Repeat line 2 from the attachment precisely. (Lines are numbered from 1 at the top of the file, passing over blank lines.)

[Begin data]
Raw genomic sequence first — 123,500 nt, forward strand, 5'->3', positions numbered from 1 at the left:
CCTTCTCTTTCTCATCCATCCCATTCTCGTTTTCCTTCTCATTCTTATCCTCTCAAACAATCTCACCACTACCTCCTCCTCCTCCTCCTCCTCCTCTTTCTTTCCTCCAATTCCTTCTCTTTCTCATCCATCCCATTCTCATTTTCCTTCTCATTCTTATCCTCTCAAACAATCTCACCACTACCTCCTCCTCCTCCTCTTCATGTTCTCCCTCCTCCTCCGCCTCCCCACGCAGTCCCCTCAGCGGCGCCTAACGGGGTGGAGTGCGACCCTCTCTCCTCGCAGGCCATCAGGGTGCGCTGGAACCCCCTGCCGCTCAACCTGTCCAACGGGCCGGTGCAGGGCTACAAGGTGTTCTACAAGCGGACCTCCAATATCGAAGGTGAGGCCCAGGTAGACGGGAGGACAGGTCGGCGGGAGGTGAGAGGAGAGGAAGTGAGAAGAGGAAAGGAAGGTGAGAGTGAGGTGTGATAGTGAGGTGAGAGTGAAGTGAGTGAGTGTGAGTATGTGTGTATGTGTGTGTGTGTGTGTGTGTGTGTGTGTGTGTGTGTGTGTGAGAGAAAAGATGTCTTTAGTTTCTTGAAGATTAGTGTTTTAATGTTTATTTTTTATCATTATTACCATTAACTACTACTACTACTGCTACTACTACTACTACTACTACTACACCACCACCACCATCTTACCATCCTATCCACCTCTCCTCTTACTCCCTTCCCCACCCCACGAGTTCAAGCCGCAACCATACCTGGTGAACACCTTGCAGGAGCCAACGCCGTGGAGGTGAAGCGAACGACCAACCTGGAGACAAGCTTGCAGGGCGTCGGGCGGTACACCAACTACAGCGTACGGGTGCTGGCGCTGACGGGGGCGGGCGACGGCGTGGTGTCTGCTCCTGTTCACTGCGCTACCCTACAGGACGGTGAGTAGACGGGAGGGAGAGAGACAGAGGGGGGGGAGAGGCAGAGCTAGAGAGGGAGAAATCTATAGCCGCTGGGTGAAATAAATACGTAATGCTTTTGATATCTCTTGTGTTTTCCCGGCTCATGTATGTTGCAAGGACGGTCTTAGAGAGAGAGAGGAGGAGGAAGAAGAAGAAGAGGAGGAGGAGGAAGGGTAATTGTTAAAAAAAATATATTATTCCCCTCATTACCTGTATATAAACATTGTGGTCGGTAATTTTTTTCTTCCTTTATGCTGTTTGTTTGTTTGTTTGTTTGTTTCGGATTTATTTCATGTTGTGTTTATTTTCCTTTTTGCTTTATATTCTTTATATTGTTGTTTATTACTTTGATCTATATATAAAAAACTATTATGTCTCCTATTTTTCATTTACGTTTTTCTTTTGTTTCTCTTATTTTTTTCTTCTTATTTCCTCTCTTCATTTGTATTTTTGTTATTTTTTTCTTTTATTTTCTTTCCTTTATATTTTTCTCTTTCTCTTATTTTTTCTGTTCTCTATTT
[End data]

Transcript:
CCTTCTCTTTCTCATCCATCCCATTCTCGTTTTCCTTCTCATTCTTATCCTCTCAAACAATCTCACCACTACCTCCTCCTCCTCCTCCTCCTCCTCTTTCTTTCCTCCAATTCCTTCTCTTTCTCATCCATCCCATTCTCATTTTCCTTCTCATTCTTATCCTCTCAAACAATCTCACCACTACCTCCTCCTCCTCCTCTTCATGTTCTCCCTCCTCCTCCGCCTCCCCACGCAGTCCCCTCAGCGGCGCCTAACGGGGTGGAGTGCGACCCTCTCTCCTCGCAGGCCATCAGGGTGCGCTGGAACCCCCTGCCGCTCAACCTGTCCAACGGGCCGGTGCAGGGCTACAAGGTGTTCTACAAGCGGACCTCCAATATCGAAGGTGAGGCCCAGGTAGACGGGAGGACAGGTCGGCGGGAGGTGAGAGGAGAGGAAGTGAGAAGAGGAAAGGAAGGTGAGAGTGAGGTGTGATAGTGAGGTGAGAGTGAAGTGAGTGAGTGTGAGTATGTGTGTATGTGTGTGTGTGTGTGTGTGTGTGTGTGTGTGTGTGTGTGTGAGAGAAAAGATGTCTTTAGTTTCTTGAAGATTAGTGTTTTAATGTTTATTTTTTATCATTATTACCATTAACTACTACTACTACTGCTACTACTACTACTACTACTACTACACCACCACCACCATCTTACCATCCTATCCACCTCTCCTCTTACTCCCTTCCCCACCCCACGAGTTCAAGCCGCAACCATACCTGGTGAACACCTTGCAGGAGCCAACGCCGTGGAGGTGAAGCGAACGACCAACCTGGAGACAAGCTTGCAGGGCGTCGGGCGGTACACCAACTACAGCGTACGGGTGCTGGCGCTGACGGGGGCGGGCGACGGCGTGGTGTCTGCTCCTGTTCACTGCGCTACCCTACAGGACGGTGAGTAGACGGGAGGGAGAGAGACAGAGGGGGGGGAGAGGCAGAGCTAGAGAGGGAGAAATCTATAGCCGCTGGGTGAAATAAATACGTAATGCTTTTGATATCTCTTGTGTTTTCCCGGCTCATGTATGTTGCAAGGACGGTCTTAGAGAGAGAGAGGAGGAGGAAGAAGAAGAAGAGGAGGAGGAGGAAGGGTAATTGTTAAAAAAAATATATTATTCCCCTCATTACCTGTATATAAACATTGTGGTCGGTAATTTTTTTCTTCCTTTATGCTGTTTGTTTGTTTGTTTGTTTGTTTCGGATTTATTTCATGTTGTGTTTATTTTCCTTTTTGCTTTATATTCTTTATATTGTTGTTTATTACTTTGATCTATATATAAAAAACTATTATGTCTCCTATTTTTCATTTACGTTTTTCTTTTGTTTCTCTTATTTTTTTCTTCTTATTTCCTCTCTTCATTTGTATTTTTGTTATTTTTTTCTTTTATTTTCTTTCCTTTATATTTTTCTCTTTCTCTTATTTTTTCTGTTCTCTATTT